Lineage (NCBI): This node has no ancestors.
Viperinae Look for this name in NCBI Wikipedia Animal Diversity Web
http://palaeo-electronica.org/content/fc-9 Head et al. 2016
node minimum age |
The minimum age is for the youngest age for Neogene Mammal (MN) Biochron 2, based on the age of the St-Gérand-le-Puy complex (Szyndlar and Rage, 1999, 2001). The youngest absolute age for MN2 is poorly constrained, but a minimum age of 20.0 Ma is estimated, based on correlation of the oldest MN3 fossil localities with Geomagnetic Polarity Timescale (GMPT) chron C6n (Agustí et al., 2001). Many St-Gérand-le-Puy localities are within MN 2a (e.g., Göhlich et al. 2005). If the St-Gérand-le-Puy viperid fossils are from these localities, then the minimum age would be slightly older at the top of GMPT chron 6AAn, dated to approximately 21.8 Ma (Sen, 1997 after Agustí et al., 2001).
node maximum age |
The maximum age is for the base of MN 1, the age of the oldest viperid fossil from Weisenau, Germany (Szyndlar and Böhme, 1993; Szyndlar and Rage, 1999, 2002).
|primary fossil used to date this node|
MNHNFr SG 13733
Assignment to Viperidae is based on a large, elongate, straight, and posteroventrally angled hypapophyses, laterally short prezygapophyseal accessory processes, large cotyle and condyle, low and flattened posterior neural arch, and elongate, anteroventrally angled parapophyseal process (sensu Head, 2005) (Szyndlar, 1991b; Szyndlar and Rage, 1999). Assignment to Viperinae relative to Crotalinae is based on the presence of low neural spines, which is restricted the “aspis complex: of extant European viperines (e.g., Szyndlar, 1984, 1991b, Szyndlar and Rage, 1999).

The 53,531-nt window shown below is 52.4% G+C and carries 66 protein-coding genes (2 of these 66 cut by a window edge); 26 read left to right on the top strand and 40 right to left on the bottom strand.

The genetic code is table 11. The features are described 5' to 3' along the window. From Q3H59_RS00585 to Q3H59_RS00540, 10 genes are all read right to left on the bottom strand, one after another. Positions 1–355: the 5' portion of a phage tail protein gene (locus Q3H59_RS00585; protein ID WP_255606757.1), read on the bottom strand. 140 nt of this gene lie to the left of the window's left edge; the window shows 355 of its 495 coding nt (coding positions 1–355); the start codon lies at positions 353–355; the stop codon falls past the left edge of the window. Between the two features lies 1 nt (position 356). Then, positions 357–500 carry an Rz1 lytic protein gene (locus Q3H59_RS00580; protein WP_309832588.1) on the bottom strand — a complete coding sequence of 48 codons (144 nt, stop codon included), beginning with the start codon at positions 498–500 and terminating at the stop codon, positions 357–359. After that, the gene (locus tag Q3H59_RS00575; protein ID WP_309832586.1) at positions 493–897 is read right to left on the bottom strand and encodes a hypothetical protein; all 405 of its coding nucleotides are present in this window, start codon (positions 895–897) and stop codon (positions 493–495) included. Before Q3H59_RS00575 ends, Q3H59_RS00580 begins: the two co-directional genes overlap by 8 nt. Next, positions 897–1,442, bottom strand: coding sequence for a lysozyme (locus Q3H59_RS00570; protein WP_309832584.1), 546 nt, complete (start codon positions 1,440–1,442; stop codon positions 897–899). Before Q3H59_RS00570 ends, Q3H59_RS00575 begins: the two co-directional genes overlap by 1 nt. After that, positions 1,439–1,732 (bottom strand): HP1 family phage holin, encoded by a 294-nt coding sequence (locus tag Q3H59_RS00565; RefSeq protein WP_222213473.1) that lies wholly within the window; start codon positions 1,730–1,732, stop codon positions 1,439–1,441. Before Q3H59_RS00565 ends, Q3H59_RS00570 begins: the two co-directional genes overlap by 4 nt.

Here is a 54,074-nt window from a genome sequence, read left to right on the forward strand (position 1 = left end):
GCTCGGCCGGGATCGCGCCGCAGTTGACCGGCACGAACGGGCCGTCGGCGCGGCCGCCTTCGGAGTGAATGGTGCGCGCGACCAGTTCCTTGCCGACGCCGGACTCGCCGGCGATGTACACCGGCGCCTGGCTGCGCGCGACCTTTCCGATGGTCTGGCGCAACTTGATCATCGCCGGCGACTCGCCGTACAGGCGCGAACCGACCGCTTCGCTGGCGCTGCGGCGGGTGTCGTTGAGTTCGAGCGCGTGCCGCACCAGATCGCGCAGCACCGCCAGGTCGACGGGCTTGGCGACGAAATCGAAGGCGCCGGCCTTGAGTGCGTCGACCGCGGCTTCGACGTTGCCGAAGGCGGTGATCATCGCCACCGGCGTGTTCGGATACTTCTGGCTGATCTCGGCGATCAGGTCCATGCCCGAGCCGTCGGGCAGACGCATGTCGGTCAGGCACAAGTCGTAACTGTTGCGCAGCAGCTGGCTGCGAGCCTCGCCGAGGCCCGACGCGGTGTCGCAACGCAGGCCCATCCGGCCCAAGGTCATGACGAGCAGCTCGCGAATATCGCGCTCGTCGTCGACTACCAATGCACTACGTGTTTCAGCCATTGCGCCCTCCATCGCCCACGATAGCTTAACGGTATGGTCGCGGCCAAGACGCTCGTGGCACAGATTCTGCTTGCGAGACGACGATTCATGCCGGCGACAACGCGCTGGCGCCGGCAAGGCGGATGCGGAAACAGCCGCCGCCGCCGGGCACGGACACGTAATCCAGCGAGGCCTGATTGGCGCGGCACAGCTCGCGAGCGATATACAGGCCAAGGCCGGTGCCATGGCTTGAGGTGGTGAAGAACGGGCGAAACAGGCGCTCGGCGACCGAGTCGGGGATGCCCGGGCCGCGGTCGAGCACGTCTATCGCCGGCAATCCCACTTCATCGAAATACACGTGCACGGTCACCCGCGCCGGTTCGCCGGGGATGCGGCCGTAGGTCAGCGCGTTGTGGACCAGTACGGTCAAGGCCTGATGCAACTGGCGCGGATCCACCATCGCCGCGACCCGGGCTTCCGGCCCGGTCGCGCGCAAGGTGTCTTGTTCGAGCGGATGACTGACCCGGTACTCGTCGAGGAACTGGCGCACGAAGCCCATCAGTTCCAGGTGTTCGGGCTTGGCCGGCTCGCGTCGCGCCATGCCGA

Head, J.J. 2005. Snakes of the Siwalik Group (Miocene of Pakistan): systematics and relationship to environmental change. Palaeontologia Electronica, 8(1):16A.
Szyndlar, Z. and Rage, J.-C. 1999. Oldest fossil vipers (Serpentes: Viperidae) from the Old World. Kaupia. Darmstädter Beiträge zur Naturgeschichte, 8:9-20.
Szyndlar, Z. 1991. A review of Neogene and Quaternary snakes of central and eastern Europe. Part II: Natricinae, Elapidae, Viperidae. Estudios Geologicos, 47:237-266.
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